It has been explained time and again that the tariff of fees for the provision of architectural services in this country, likewise engineering and quantity surveying services, is both cost-based and time-based. The principle of a standard cost-based fee is to promote competition and allocation of work based on merit and reward professionals fairly, consistently without favour or unfair treatment, and in a sustainable, easily controlled and corrupt free manner. The tariff applies to every professional who offers services for a fee – public or private. In Botswana and as a bit of history, the current cost- based fee for architectural services was adopted as a stop-gap measure to facilitate the speedy delivery of government projects up to the current limit of P150million of construction cost, pending in-depth evaluation and formulation of a more refined tariff – hence the adoption of the South African Council for the Architectural Profession (SACAP) Tariff of fees with significant modifications to the primary fee, secondary fee and cost brackets, and after consideration of construction cost indices published by KPMG. The engineering and quantity surveying regulatory authorities similarly adapted South African fee scales. Adoption of the cost-based fee by Cabinet up to the said limit and beyond which the time-based fee kicks in, for engineering, architectural and quantity surveying services was also based on the assessment of advantages and disadvantages. The advantages far outweighed the disadvantages for small to medium size projects (summary of findings available).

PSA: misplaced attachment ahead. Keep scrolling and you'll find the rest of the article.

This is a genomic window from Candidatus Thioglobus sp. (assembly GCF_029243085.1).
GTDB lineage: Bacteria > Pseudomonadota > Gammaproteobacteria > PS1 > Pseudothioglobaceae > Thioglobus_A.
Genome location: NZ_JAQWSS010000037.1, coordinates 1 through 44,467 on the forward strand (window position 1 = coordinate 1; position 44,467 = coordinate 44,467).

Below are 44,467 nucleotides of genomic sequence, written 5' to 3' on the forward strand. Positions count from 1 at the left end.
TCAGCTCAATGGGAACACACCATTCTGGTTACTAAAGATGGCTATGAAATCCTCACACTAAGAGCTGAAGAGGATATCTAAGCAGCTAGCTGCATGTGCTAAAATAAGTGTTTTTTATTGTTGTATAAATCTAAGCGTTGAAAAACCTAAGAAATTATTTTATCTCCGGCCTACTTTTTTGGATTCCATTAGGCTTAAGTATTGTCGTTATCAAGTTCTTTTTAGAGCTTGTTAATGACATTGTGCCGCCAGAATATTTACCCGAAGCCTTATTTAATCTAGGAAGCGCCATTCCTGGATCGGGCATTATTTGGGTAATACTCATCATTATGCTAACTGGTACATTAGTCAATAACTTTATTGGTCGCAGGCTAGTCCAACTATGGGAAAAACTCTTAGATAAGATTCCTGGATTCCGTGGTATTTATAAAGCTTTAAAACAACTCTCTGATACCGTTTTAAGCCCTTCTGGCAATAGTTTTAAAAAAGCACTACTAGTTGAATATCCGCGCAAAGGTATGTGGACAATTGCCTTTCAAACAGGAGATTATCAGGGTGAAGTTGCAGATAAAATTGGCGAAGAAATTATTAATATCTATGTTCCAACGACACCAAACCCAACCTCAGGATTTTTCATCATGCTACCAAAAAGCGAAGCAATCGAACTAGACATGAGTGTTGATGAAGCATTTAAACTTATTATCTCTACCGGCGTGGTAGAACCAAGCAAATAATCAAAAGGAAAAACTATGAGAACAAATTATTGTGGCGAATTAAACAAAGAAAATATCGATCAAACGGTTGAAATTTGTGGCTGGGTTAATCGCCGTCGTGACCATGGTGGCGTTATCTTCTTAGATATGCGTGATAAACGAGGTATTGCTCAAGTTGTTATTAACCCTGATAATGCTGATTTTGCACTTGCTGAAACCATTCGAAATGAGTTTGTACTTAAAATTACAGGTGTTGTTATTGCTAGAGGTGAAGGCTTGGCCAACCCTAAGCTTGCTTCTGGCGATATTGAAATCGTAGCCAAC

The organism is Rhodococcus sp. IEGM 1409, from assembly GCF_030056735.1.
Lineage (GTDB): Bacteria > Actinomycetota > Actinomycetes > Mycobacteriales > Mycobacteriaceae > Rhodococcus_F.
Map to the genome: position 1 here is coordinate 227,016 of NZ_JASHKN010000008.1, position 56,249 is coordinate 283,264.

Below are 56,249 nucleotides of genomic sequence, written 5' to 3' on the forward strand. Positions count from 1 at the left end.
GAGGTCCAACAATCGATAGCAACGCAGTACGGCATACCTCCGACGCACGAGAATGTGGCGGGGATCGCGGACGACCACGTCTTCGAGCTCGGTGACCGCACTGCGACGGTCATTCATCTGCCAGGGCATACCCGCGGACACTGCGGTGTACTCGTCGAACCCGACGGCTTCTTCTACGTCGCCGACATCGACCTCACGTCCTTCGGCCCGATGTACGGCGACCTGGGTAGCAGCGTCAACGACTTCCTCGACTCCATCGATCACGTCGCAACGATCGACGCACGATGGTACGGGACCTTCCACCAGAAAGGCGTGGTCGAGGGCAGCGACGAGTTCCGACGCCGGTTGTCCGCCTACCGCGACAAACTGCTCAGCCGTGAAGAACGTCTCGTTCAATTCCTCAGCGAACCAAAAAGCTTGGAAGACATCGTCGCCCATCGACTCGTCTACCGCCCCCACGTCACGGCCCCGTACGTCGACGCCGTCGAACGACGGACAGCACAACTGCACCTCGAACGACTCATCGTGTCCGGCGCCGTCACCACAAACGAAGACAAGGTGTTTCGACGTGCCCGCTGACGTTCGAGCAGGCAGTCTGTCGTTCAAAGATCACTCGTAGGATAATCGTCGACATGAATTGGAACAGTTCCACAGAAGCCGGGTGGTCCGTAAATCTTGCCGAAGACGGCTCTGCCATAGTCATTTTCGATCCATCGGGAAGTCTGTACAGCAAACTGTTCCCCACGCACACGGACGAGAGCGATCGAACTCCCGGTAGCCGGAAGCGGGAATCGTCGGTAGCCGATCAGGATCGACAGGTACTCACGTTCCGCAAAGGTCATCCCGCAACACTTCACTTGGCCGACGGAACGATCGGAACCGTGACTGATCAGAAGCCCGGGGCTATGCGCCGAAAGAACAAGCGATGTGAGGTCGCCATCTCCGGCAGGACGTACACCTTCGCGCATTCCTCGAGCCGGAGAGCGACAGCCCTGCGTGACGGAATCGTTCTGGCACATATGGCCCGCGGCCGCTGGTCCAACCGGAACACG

The tariff of fees (cost and time-based) is subject to continual review and improvement to ensure fairness and socio-economic sustainability on both the professional and client side. The exercise to produce a refined and more socio-economically relevant tariff will be completed by the ARC in due course and in consultation with the Minister in terms of Section 51 (2) (b) of the Act and by necessity and ultimately, the PPADB. It is not simply an ARC affair as BIACT would like to put it. Emanating from experience and acknowledgement of need, the cost-based fee, used exclusively many years ago, has been reintroduced by government to a limited degree and compliments the time-based fee in the context of Botswana’s procurement environment, something of envy by other countries. Whilst the interests of the consumers are considered, price is not the only factor. It is important to note that whilst government has adopted a cost-based fee for construction cost up to the specified limit, which may be adjusted, and subject to reasons already outlined, competition based on fees for any size of project, in the private sector, is available as an option in accordance with the Framework for the Delivery of Architectural Services and Use of the Tariff of Fees (the Framework) developed by the ARC (SACAP framework used as a template). Competitive fees offers shall be based on hourly rates by category of registration, tasks to be undertaken or allocated to each category, the resourcing of the project by category and man-hours to perform those specific tasks. As an important departure from the SACAP tariff and at the cost bracket below P180, 000-00, the Framework (Clause 2.2 (1) which requires that the lowest of the two forms of remuneration be selected eliminates the use of the cost-based fee, at that cost bracket, given that the time-based fee will, in any case, be the lowest for an 8 to 10 hour work and for selected work-stages necessary for that size of project. Notwithstanding that BIACT’s calculation (34,002-89) of the cost-based fee for a cost bracket just below P180, 000 and for all work-stages, including those that should be omitted, is theoretically correct – theoretical by virtue of the assigned value of the works (lower threshold) of P1-00 construction cost, that fee is not applicable in terms of the Framework. Besides, it also amounts to a double charge and it is inconsistent with the rest of the table on the proportion of the primary and secondary fee (secondary fee to be always lower and calculated in excess of the lower threshold). As the key resource person then and in the adaptation of the SACAP tariff, I can attest that the principle behind the calculation (13,303) is that the secondary fee should not be considered or the lower threshold for this cost bracket should be “Not Applicable” instead of P1-00 as indicated in the tariff table. In the discharge of its duties in the public interest and protection of the integrity of the profession, a revised version of the tariff that emphasizes fair remuneration, ease of application, sustainability and affordability to the extent necessary, is already in the offing. An aggressive campaign and process to educate the public and to provide advice, as it may become necessary at any time, will also be embarked upon. In terms of professional ethics and code of conduct, it is the professional who has the duty of care to apply the tariff and the Framework correctly. In case of a dispute, the ARC can be called upon to assist with interpretation or correct application. Anyone who considers the above provisions objectively and honestly would not be intent on advancing the hollow argument of price fixing and lack of integrity in the regulatory process.